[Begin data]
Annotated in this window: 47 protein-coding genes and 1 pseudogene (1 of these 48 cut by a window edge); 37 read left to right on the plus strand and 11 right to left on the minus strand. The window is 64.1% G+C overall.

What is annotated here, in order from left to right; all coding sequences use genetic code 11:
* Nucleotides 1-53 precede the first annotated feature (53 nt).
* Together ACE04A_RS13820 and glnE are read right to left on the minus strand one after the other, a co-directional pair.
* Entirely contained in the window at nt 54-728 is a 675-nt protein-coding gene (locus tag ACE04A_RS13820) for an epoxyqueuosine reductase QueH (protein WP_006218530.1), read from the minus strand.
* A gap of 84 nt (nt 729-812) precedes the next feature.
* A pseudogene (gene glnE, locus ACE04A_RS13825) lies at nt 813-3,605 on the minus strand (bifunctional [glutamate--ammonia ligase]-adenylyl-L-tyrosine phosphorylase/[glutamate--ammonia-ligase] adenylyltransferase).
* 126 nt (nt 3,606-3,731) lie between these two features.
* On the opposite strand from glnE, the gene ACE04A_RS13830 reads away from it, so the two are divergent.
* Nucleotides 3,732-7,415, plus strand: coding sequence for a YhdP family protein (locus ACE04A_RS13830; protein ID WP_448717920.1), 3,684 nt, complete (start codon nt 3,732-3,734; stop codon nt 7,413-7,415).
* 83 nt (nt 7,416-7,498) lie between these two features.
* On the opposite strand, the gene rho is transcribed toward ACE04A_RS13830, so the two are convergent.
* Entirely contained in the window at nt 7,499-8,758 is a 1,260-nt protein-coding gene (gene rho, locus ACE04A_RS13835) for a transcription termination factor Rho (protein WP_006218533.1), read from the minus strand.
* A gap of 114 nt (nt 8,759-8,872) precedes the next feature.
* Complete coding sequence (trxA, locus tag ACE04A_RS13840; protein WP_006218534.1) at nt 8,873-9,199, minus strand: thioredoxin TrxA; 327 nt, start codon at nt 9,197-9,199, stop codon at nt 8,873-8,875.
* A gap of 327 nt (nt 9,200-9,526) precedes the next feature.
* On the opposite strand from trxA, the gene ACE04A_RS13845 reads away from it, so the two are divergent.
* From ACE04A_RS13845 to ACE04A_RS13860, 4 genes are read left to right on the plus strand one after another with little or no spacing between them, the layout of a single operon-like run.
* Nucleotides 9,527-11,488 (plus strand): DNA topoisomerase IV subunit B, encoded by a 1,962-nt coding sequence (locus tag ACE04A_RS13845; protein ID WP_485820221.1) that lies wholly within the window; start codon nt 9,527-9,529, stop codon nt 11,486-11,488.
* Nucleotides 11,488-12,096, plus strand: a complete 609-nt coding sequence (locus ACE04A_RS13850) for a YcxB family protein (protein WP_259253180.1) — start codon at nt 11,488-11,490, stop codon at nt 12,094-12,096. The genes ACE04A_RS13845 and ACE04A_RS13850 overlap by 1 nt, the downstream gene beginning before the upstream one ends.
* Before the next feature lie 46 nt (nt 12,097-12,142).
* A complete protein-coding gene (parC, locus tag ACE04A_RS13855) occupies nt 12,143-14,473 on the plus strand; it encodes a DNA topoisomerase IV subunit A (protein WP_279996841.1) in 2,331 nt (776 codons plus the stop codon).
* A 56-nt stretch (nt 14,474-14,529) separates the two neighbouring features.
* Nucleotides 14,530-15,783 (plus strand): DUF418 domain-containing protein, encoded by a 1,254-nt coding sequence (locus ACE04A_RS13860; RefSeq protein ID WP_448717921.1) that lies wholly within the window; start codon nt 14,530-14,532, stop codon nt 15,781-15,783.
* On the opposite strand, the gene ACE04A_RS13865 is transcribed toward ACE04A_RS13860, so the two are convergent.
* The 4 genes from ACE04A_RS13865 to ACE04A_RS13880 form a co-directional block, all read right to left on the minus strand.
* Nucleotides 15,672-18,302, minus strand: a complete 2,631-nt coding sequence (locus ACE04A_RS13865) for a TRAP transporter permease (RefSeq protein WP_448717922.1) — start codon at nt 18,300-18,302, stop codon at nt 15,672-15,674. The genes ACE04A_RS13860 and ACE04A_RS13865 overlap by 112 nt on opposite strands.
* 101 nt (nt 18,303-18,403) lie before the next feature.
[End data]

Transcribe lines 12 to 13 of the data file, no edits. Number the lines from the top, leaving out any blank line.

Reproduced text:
* On the opposite strand, the gene rho is transcribed toward ACE04A_RS13830, so the two are convergent.
* Entirely contained in the window at nt 7,499-8,758 is a 1,260-nt protein-coding gene (gene rho, locus ACE04A_RS13835) for a transcription termination factor Rho (protein WP_006218533.1), read from the minus strand.